by T. N. Chaturvedi
(Former Home Secretary
and Comptroller & Auditor General, Government of India)Kashmir
has been celebrated in legend, mythology, history and poetry for ages.
The very word Kashmir, till not long ago would evoke the mental image of
a land of peace, beauty, harmony and learning. This is what makes its trials
and travails today much more agonising. There is a plethora of books by
travellers, historians, sociologists, anthropologists and other experts
belonging to various disciplines on different aspects of the life of the
Since the aggression
of Pakistan in 1947 after the merger of Kashmir with India, this part of
our country has been in the eye of storm. A large number of scholars have
explored the genesis and character of what has been often called the Pakistan
problem. But there is no problem, no dispute, except the changing contours
of the policies of Pakistan. The situation has got muddied because of the
continuing brazen Pakistani propaganda.
One is not
unaware as to how sometimes the views of the many so-called scholars of
international relations have undergone transformation assuming hostile
complexion to the Indian standpoint, due to Pakistani maneuverings. It
becomes necessary that from time to time the various facets of the Kashmir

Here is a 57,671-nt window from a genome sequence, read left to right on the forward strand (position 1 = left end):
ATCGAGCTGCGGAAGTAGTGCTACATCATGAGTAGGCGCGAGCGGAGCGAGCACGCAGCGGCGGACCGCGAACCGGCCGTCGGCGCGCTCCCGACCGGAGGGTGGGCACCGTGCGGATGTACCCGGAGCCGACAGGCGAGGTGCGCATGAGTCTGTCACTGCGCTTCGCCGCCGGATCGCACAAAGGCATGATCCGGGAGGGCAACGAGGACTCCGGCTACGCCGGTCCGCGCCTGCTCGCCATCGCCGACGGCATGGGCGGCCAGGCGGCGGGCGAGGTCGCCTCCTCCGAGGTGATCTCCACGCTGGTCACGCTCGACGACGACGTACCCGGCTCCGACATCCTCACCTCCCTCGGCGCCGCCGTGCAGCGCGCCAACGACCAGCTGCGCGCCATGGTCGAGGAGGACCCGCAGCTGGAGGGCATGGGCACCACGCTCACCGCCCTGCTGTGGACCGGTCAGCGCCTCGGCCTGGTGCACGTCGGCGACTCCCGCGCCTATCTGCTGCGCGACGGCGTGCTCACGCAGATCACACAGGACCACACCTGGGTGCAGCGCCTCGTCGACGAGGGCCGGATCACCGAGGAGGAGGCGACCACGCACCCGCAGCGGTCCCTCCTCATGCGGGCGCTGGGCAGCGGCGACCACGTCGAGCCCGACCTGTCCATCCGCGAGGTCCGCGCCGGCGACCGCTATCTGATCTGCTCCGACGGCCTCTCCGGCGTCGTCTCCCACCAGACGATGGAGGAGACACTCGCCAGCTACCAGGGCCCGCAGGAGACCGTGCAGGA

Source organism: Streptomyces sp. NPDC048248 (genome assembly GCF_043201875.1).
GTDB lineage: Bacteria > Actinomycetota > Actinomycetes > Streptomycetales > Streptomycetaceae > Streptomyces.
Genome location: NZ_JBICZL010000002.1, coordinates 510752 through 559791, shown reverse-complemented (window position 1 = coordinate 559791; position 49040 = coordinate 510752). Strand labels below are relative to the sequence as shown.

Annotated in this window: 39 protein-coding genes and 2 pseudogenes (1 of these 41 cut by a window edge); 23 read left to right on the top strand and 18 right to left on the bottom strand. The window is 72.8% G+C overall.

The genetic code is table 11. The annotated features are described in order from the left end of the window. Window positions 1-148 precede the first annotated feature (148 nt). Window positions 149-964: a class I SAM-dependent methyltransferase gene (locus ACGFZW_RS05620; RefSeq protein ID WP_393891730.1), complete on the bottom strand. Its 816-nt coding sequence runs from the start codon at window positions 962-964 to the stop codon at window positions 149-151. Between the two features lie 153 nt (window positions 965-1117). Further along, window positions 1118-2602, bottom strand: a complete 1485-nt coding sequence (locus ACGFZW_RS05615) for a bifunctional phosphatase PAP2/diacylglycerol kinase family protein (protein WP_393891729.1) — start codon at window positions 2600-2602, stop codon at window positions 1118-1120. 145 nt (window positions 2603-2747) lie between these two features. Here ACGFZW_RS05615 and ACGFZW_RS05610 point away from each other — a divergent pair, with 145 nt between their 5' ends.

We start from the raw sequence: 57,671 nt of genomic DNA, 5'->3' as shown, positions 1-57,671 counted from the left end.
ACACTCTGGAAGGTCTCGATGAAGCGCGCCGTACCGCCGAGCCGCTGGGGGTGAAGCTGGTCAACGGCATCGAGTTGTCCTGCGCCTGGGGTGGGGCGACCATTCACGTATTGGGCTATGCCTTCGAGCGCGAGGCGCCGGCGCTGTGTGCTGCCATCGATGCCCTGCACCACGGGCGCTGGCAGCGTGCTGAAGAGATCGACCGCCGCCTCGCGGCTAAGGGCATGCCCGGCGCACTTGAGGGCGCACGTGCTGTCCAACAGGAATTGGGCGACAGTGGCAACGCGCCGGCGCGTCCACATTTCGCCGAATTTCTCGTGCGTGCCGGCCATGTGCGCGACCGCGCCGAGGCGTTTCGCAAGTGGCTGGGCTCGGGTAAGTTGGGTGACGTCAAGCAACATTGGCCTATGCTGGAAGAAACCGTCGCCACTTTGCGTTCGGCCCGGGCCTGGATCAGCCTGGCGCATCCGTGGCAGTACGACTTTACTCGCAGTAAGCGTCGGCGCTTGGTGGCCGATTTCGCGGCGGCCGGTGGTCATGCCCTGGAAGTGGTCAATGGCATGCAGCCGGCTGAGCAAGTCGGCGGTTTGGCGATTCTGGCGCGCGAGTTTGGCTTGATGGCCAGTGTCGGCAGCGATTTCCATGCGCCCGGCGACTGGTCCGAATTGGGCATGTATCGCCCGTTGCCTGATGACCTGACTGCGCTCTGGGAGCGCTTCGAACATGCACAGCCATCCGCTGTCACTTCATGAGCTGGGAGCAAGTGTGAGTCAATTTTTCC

situation should be analysed afresh and facts brought out to enable the
world opinion to comprehend and appreciate the Indian side of the case.
It is useful even for our country- men so that they do not get beguiled
either by the subtlety of Pakistani propaganda or the mealy-mouthed johrases
of many dogooders, foreign or of indigenous variety, masquerading under
the banner of human rights, peace and goodwill among neighbours, etc. It
is, therefore, imperative that the coming generations in India remain are
familiar with the tortuous and tragic tale of Kashmir, particularly the
sad happenings of the last decade.
In the recent
past, the former Governor of Jammu & Kashmir published his valuable
study on the cobwebs of Pakistani effrontery, the political chicanery of
the powers that he in Kashmir and the ostrich- like attitude of the Indian
Government from the very beginning till today. General Nanda's book, with
his intimate knowledge of Kashmir situation is another notable contribution
among a few others.
book by Prof. Mohan Lal Kaul, an academician hailing from Kashmir, belongs
to the same genre. It has the intensive feel and poignancy of personal
pull and academic objectivity. The learned author has tried to unravel
the mystique of Kashmir, its past and its present, as the title of the
In the first
eight chapters, Shri Kaul analyses the origin and ethos of the Kashmiri
Hindus and thereafter, briefly but vividly, outlines the main features
and principal landmarks in its history till the end of Dogra rule, which
provide the necessary perspective for what is happening at present. He
touches upon the political, economic, literary, cultural and religious
developments of this period.
chapters clinically dissect the tangled post-1947 developments in their